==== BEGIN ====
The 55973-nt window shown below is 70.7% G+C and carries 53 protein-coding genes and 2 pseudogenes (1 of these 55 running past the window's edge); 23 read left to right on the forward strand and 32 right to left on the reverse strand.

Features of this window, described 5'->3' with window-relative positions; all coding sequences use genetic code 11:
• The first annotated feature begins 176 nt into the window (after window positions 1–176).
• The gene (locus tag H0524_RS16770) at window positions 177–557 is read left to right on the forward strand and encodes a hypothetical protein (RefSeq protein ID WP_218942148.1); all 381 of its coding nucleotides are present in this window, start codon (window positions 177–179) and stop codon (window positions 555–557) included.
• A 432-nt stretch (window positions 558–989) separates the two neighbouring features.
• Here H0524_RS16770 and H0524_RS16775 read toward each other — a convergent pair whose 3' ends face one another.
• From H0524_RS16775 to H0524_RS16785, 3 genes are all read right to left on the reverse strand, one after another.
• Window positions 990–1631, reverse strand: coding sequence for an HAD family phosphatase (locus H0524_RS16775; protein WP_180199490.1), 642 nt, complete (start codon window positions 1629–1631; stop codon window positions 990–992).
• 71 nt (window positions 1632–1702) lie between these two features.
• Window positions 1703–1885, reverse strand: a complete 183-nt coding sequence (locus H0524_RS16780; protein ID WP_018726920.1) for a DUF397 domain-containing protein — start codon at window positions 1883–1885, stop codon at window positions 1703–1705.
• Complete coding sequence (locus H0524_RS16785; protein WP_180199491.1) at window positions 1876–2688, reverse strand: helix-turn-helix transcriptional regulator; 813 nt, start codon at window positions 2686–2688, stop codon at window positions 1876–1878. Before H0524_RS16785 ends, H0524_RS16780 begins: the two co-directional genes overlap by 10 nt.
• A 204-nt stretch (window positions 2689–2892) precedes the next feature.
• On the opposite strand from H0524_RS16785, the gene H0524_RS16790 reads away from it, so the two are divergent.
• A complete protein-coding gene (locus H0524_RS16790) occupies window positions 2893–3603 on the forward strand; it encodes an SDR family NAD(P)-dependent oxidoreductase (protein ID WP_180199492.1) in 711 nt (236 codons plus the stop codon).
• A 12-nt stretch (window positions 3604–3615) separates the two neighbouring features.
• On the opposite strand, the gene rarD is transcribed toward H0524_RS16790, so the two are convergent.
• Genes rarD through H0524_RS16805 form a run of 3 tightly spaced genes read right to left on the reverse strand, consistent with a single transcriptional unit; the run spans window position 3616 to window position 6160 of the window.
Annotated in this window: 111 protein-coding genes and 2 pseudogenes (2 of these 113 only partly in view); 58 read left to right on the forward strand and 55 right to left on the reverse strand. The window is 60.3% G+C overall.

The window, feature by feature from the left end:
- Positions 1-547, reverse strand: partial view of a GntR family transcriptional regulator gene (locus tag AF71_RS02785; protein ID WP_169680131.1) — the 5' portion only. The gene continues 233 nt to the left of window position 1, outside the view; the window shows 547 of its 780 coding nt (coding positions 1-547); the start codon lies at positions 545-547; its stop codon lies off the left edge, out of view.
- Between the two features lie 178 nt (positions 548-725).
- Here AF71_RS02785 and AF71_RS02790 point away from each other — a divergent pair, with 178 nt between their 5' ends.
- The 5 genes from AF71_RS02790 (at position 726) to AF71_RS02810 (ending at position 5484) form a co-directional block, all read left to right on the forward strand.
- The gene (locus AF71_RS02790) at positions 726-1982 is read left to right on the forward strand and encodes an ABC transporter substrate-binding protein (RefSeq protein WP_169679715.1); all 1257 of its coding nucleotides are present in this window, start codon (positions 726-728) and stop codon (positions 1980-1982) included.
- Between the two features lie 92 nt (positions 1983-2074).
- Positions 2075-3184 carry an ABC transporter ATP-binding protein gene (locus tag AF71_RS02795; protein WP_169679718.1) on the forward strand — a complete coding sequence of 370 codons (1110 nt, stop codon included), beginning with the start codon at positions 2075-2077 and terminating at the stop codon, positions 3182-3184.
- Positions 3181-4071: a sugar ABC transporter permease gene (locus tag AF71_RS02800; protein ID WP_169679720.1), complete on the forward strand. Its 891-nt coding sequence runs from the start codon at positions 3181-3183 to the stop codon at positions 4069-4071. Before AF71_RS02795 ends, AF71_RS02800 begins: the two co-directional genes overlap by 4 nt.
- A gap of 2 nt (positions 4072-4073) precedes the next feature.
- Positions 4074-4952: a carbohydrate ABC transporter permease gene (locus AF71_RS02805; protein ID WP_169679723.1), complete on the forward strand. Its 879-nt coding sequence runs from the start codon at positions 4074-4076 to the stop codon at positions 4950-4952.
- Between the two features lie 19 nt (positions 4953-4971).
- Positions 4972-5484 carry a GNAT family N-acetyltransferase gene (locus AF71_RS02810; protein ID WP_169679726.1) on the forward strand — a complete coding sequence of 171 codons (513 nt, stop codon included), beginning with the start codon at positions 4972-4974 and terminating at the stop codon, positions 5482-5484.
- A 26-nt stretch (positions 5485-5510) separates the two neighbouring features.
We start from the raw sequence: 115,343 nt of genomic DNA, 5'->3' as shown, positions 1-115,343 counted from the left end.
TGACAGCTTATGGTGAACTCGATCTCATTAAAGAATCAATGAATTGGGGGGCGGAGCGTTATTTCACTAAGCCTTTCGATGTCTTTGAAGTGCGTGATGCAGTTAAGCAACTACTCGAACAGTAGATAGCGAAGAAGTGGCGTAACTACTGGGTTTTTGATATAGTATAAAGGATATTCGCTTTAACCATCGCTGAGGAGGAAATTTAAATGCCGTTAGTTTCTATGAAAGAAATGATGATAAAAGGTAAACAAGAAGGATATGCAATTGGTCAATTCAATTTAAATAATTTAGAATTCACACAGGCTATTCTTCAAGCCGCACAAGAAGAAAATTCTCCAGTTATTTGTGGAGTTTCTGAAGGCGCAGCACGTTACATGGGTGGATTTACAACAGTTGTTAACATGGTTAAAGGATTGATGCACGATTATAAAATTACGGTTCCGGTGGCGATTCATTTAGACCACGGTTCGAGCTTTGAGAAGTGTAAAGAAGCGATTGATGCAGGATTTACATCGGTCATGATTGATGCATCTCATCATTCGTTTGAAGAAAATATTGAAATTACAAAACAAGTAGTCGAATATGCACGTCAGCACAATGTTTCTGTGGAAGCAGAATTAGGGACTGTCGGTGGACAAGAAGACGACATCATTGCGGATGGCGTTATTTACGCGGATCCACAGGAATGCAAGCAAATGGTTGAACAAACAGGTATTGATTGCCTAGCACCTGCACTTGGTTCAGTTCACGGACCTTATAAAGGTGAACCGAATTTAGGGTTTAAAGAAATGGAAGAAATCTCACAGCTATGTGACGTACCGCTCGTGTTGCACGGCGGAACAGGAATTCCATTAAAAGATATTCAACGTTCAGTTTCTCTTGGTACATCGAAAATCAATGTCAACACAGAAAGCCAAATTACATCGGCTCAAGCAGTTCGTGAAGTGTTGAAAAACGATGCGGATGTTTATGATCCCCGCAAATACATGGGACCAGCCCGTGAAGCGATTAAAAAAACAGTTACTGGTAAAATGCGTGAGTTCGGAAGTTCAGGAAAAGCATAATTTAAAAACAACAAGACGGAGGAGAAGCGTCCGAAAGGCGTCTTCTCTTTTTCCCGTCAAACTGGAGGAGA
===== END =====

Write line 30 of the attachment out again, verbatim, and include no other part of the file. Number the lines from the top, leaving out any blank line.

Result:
- Between the two features lie 19 nt (positions 4953-4971).